A CUP syndrome is used when the organism has metastasized (tumor colonization) and the primary tumor cannot be identified. About two to five percent of cancer patients are affected by CUP syndrome, which in most cases is lethal (ie fatal).
What is CUP Syndrome?
According to AbbreviationFinder, the CUP syndrome (Cancer of Unknown Primary – cancer of unknown origin) is the metastasis of the organism through secondary tumors (metastases) for which no original tumor can be localized within the framework of diagnostic procedures.
The majority of malignant (malignant) tumors develop metastases when tumor cells settle via the lymphatic system (lymphogenic metastasis) or the blood system (hematogenic metastasis). With lymphogenic metastasis, carcinoma cells enter the lymphatic system, penetrate the tissue there with tumor cells and form lymph node metastases.
If, on the other hand, carcinoma cells penetrate the blood system through a destroyed vascular wall, they are carried over this and can form distant metastases. If the source of this process cannot be identified, CUP syndrome is present.
Various factors are thought to be the cause of CUP syndrome. On the one hand, the primary tumor can be too small to be identified using conventional diagnostic methods, which is attributed to a faster division of the metastatic cells with a higher potential for degeneration at the same time.
On the other hand, the primary tumor may already have been decomposed by the organism after metastasis has taken place. A possible surgical removal (e.g. when removing an intestinal polyp) must also be taken into account in the case of a CUP syndrome. In the majority of cases of CUP syndrome (20 to 30 percent), the metastasis is caused by a lung cancer, in around 15 to 25 percent by a pancreatic tumor (pancreatic cancer).
In the CUP syndrome, however, metastasis can also originate from tumor diseases in other organs (liver, kidneys, stomach, uterus, etc.), whereby common cancers (large intestine, prostate, mammary gland) rarely trigger a CUP syndrome.
Symptoms, ailments & signs
The symptoms and symptoms of CUP syndrome can vary widely. They depend very much on the extent of the metastasis and the exact primary tumor. A general prediction of the complaints is therefore not possible. However, those affected suffer from the formation of metastases, which can usually develop in regions of the body alone.
This leads to severe pain, nausea or vomiting. Even coughing or severe headaches may occur when CUP syndrome and adversely affect the quality of life of the patient. The CUP syndrome always leads to a premature death of the person concerned and therefore to a significantly reduced life expectancy of the patient. As a rule, there are severe restrictions on movement and restrictions in everyday life.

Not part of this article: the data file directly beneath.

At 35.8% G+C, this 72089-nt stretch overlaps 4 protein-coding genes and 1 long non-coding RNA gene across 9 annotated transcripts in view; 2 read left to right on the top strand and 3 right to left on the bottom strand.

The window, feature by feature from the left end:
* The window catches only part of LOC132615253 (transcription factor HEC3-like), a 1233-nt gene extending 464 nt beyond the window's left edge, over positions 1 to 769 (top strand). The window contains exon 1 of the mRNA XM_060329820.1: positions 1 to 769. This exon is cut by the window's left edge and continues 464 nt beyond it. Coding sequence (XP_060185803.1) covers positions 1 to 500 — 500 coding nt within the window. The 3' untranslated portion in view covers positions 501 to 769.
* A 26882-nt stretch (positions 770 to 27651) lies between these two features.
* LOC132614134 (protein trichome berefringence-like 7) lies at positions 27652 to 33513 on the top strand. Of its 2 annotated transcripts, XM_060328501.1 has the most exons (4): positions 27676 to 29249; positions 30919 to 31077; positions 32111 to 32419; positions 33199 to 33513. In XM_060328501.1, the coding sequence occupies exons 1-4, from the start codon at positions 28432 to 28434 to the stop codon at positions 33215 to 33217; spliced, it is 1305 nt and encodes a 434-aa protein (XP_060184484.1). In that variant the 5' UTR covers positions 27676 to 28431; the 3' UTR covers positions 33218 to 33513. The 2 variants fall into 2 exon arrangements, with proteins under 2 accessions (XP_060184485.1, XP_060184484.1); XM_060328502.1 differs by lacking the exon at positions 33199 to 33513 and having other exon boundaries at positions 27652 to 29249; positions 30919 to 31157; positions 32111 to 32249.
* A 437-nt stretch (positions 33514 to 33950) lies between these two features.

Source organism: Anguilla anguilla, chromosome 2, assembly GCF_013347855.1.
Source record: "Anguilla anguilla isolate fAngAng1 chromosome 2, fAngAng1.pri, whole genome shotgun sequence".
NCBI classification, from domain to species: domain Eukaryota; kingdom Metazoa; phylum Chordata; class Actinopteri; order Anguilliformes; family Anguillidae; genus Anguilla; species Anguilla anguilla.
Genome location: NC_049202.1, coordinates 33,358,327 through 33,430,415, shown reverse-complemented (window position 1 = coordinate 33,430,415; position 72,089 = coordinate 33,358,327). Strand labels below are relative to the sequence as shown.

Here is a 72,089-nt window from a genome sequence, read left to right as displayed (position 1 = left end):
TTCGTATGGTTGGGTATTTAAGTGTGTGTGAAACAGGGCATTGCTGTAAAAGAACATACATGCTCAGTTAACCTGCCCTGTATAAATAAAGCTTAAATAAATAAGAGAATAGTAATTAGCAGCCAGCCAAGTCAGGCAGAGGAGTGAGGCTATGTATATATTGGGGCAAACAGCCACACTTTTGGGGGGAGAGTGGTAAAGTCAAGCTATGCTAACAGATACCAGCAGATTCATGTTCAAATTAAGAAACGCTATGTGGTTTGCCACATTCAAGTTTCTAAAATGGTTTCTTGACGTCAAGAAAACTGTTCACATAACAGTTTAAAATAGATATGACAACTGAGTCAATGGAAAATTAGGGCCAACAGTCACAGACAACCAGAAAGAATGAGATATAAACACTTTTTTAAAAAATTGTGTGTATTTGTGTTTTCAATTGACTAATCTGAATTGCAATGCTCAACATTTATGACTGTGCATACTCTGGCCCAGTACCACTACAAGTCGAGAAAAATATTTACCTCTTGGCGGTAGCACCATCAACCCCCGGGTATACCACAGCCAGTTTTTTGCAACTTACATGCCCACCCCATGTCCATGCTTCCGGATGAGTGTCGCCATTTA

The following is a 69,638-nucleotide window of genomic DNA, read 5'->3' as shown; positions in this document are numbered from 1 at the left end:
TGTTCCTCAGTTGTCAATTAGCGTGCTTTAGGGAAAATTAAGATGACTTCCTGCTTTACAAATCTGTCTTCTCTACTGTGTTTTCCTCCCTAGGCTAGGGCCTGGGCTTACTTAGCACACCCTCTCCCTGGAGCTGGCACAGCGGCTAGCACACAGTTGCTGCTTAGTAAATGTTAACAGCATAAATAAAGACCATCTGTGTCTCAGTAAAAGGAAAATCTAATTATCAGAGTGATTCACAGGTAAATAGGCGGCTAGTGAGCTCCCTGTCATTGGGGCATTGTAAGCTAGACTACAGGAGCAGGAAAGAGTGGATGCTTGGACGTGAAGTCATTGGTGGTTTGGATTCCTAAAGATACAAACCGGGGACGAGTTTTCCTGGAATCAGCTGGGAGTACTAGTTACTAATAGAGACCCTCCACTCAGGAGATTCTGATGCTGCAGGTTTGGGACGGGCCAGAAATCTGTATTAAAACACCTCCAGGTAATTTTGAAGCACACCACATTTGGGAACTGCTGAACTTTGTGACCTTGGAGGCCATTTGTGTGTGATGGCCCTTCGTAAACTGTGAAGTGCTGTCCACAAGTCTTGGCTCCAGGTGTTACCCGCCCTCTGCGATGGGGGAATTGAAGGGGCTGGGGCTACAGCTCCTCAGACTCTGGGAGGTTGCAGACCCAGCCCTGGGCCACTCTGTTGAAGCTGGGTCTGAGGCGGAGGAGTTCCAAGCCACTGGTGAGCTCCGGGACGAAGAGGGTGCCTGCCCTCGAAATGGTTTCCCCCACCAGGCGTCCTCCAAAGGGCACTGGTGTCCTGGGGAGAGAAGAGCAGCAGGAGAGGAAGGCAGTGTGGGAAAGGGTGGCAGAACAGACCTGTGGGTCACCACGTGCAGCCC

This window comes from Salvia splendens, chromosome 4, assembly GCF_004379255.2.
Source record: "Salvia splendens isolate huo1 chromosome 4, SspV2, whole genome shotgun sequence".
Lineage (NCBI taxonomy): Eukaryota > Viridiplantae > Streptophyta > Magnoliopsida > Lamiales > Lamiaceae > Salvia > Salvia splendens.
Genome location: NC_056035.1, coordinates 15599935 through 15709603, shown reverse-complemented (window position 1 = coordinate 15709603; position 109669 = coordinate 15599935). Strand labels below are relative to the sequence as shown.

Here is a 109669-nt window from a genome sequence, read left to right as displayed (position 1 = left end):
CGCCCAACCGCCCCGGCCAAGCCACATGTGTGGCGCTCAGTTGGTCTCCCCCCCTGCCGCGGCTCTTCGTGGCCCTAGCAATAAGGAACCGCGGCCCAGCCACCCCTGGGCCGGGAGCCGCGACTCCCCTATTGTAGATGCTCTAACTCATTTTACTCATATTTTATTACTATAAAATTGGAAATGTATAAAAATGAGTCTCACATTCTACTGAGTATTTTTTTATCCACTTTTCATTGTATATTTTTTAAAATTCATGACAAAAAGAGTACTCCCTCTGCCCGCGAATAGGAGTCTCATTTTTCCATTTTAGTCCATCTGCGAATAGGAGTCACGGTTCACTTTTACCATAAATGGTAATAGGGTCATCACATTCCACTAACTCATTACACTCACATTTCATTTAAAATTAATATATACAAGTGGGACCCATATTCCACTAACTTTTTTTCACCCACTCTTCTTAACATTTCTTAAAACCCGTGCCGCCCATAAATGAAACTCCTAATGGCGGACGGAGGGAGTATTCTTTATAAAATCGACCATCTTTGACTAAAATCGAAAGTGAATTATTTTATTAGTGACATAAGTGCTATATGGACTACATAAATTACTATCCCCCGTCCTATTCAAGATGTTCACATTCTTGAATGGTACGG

The CUP syndrome is often associated with severe psychological complaints, so that the patients and their relatives also suffer from depression or other psychological disorders. Furthermore, the CUP syndrome leads to a loss of consciousness or a comatose state. As the cause of the syndrome itself cannot be treated, there is only symptomatic relief of the symptoms. In most cases, people only have about twelve months to pass away.
Diagnosis & course
Since a CUP syndrome only occurs when the primary tumor cannot be identified, the localization of the initial focus takes on a special position. In addition to a physical examination, a blood analysis (including for tumor markers) and saliva, stool and urine examinations, the results of the biopsy (removal and histological analysis) of the metastatic tissue are decisive in the presence of a CUP syndrome.
Since metastases usually have the histological structure (fine tissue structure) of the original tumor, conclusions about the primary tumor are possible here. In addition, the results are crucial for the treatment of CUP syndrome. In addition, imaging procedures (sonography, X-ray, MRT, CT) as well as endoscopic and nuclear medicine examination procedures are used for diagnosis.
The course of a CUP syndrome depends on the underlying tumor, the degree of metastasis and the general condition of the person affected. On average, however, a life expectancy of 6-13 months can be expected, with only about 33 to 40 percent of those affected by the CUP syndrome still alive after 12 months.
In most cases, CUP syndrome leads to patient death. However, it cannot be predicted how much the life expectancy of the person affected will be reduced. The symptoms and complications also depend on the region and the type of tumor. Therefore, no universal statement is possible here either. The person concerned generally feels sick and weak and suffers from exhaustion.
There is also severe pain that can affect the entire body. Furthermore, there is nausea and vomiting and also headaches. The quality of life of the person affected is extremely limited and reduced by the CUP syndrome. In many cases, patients are dependent on a stay in hospital and on the help of other people in everyday life in order to be able to do most of it.
As a rule, those affected remain alive for another year. The complaints often lead to psychological complaints and depression. The patient’s relatives can also suffer from these symptoms. Treatment of CUP syndrome is not possible in all cases. The exact risks and opportunities depend on the cancer.
When should you go to the doctor?
In most cases, the CUP syndrome is recognized during other examinations, so that an additional diagnosis by a doctor is not necessary. If the metastases have already spread in the body, treatment is usually no longer possible, so that only the symptoms of the tumor disease can be weakened. Those affected should then contact a doctor if the tumor causes pain or other symptoms.